Dan John: 30/30 for 30 Programming Q & A

How do you program 30/30 for 30 weekly?
As usual, the ink was barely dry (on the pixels on the screen) and questions began to arise about the 30/30 for 30 protocol. As with everything in life, the transition from hearing about something and then doing it is rife with issues.

I wasn’t surprised by the first question:
How do you program this weekly?

The answer could easily be “it depends,” but we have found that this simple 30/30 for 30 programming can be done daily, mixing anything from cardio work to mobility to flexibility to Original Strength to hypertrophy.

That mixture would work well for most experienced trainers. Others need more guidance. Recently, Mike Prevost posted an amazing video in his Ruck Training article that included this template:

Both Mike Brown and I agreed, at once, that this was a marvelous way to work the common client, those we called “Everybody Else.” We would recommend switching the runs to walks, but let’s look at this from the 30/30 for 30 perspective.

Monday could easily be a 30/30 workout mixing the fundamental human movements with something easy like high-knee marching in place with heavy hands or a combination of easier cardio machines.

Tuesday might be a long walk. Some research argues that only 100 total minutes of exercise per week benefits longevity by up to seven years. Between the Wednesday ruck and the three easy walks each week, you can easily get your 100 minutes with 20 to 25-minute walks.

I struggle starting my walks, but once I get going, I love them. I learned a good lesson from the Velocity Diet: Popping out of bed and going for a walk is as good as a pot of coffee. Now, when you get back, drink your coffee of course, and enjoy the glow of starting a great day.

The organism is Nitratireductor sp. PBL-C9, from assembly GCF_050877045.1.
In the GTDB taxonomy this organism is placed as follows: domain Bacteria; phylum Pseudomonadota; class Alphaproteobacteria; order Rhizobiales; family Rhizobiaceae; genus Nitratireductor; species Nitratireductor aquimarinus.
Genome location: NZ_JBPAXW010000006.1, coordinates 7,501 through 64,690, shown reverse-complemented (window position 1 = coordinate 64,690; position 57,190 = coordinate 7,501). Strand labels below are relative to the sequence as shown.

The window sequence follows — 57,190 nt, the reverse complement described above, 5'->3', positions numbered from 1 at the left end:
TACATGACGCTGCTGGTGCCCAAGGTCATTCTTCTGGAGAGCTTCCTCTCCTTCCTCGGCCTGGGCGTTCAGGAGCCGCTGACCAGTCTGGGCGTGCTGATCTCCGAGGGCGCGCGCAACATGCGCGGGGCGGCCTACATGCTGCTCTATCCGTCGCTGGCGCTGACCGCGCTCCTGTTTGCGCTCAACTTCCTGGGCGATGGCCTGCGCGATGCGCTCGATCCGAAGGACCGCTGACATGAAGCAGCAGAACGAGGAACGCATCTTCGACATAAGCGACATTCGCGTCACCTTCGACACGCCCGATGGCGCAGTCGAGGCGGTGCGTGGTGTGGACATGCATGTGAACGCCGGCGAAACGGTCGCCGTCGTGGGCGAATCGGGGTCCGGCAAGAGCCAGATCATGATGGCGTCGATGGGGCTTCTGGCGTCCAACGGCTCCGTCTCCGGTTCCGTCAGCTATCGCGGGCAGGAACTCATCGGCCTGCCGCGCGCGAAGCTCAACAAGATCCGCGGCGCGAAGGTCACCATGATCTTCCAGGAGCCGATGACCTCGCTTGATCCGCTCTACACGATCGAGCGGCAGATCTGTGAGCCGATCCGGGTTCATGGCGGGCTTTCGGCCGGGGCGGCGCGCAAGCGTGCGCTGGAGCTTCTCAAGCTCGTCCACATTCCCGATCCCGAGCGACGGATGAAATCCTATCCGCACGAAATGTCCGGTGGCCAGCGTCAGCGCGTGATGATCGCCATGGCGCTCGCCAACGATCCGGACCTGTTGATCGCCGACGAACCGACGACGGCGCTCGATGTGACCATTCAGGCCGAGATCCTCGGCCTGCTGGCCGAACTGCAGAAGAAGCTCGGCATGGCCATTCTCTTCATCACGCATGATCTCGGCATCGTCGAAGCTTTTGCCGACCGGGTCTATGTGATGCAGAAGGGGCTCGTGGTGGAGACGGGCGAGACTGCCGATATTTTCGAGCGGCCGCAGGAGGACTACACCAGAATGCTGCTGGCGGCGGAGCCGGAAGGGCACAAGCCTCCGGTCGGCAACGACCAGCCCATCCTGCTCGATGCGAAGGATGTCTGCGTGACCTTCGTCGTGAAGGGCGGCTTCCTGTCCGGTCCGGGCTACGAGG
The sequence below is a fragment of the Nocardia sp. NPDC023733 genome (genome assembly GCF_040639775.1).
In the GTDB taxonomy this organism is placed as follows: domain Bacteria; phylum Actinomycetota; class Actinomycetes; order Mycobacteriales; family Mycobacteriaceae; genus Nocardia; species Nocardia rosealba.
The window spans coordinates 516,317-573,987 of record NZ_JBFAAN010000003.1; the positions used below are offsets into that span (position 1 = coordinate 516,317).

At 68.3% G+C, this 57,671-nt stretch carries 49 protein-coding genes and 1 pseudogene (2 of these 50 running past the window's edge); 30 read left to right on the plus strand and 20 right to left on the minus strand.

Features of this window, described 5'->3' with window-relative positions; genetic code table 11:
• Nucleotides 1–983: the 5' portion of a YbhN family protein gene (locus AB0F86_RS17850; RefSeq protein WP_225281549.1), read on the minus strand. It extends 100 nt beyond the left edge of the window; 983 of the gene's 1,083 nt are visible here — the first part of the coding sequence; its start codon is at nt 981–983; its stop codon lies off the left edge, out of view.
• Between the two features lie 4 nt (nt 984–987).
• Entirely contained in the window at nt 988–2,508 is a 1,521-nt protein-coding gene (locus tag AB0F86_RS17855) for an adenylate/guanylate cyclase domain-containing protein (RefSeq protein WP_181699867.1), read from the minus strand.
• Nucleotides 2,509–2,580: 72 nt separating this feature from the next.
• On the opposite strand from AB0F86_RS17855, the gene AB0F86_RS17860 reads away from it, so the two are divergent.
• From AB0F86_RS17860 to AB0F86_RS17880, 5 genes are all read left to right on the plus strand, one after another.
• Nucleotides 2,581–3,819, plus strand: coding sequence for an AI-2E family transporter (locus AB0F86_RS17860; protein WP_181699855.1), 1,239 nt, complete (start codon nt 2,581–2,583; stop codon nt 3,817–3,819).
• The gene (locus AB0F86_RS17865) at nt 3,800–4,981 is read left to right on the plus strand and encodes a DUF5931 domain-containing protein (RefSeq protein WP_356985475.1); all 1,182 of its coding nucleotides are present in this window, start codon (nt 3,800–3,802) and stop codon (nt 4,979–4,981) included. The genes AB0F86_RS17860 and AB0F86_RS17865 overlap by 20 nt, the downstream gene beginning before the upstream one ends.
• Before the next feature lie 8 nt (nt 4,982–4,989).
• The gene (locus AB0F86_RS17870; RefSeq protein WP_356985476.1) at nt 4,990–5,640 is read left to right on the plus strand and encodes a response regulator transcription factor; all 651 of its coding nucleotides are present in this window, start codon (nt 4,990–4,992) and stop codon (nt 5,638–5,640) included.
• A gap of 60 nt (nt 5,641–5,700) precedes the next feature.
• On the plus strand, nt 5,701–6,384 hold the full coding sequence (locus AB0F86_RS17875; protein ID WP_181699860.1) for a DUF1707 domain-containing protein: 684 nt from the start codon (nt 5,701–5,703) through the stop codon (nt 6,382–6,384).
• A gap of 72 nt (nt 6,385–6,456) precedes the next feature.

Wednesday is Ruck Day. Mike Brown and I are doing this seriously. It’s very simple. We have weighted vests, but you can use a backpack with weights. I taught at Catholic high schools and some of the girls were carrying 50% of their bodyweight all day long. Don’t be afraid to load up a bit.

We alternate very simply: Week One is a longer walk. I carry 40 pounds, so I can really feel the load as we come around the final corners. Week Two, we still wear the weighted vests, but we add two pounds per hand of Heavy Hands. This is BY FAR the hardest way to do this and it really raises the room temperature.

Thursday is always an easy day in our gym. A light refreshing walk ties in perfectly with this program.

Friday, return to Monday’s basic template and finish off with a walk on Saturday. Do as you wish on Sunday.

This is just one approach, of course.


An Extra Insight from Rucking
The idea of rucking lead me to an insight a while ago. With truly overweight people, walking can do amazing things.

. . . Until it doesn’t.

If you have been around a while and listened to people, you often find that weight loss on the scale works when people simply add walking . . . at first. By the way, The Economists Diet by Christopher Payne Ph.D. and Rob Barnett does a nice job reminding us to use the scale daily to show the big picture of feasting and fasting. I am finally convinced that a scale has power in the weight-loss wars.

Walking works. Then, it doesn’t. Rucking explained this to me! If you weigh 300 pounds and go for a walk, the cost of this exercise is going to be high. As you lose weight, you become more and more efficient; the weight loss will slow, perhaps even stop.

So, I have this idea. If you start off at 300 and get down to 290, add a vest or backpack with a few pounds and slowly build up to 10. If this keeps the weight loss on the scale coming down, keep adding pounds. From my experience, everything heavier than 30 to 40 pounds becomes far too unwieldy for appropriate training.

In other words: Keep your walking as inefficient as possible. Ruck.

Why so much rest?
Another common question from our participant’s BEFORE they begin their first round of 30/30 for 30 is:

“Why so much rest?”

Well, like the famous quote attributed to Albert Einstein goes: “When you sit with a nice girl for two hours, you think it’s only a minute, but when you sit on a hot stove for a minute, you think it’s two hours. That’s relativity.”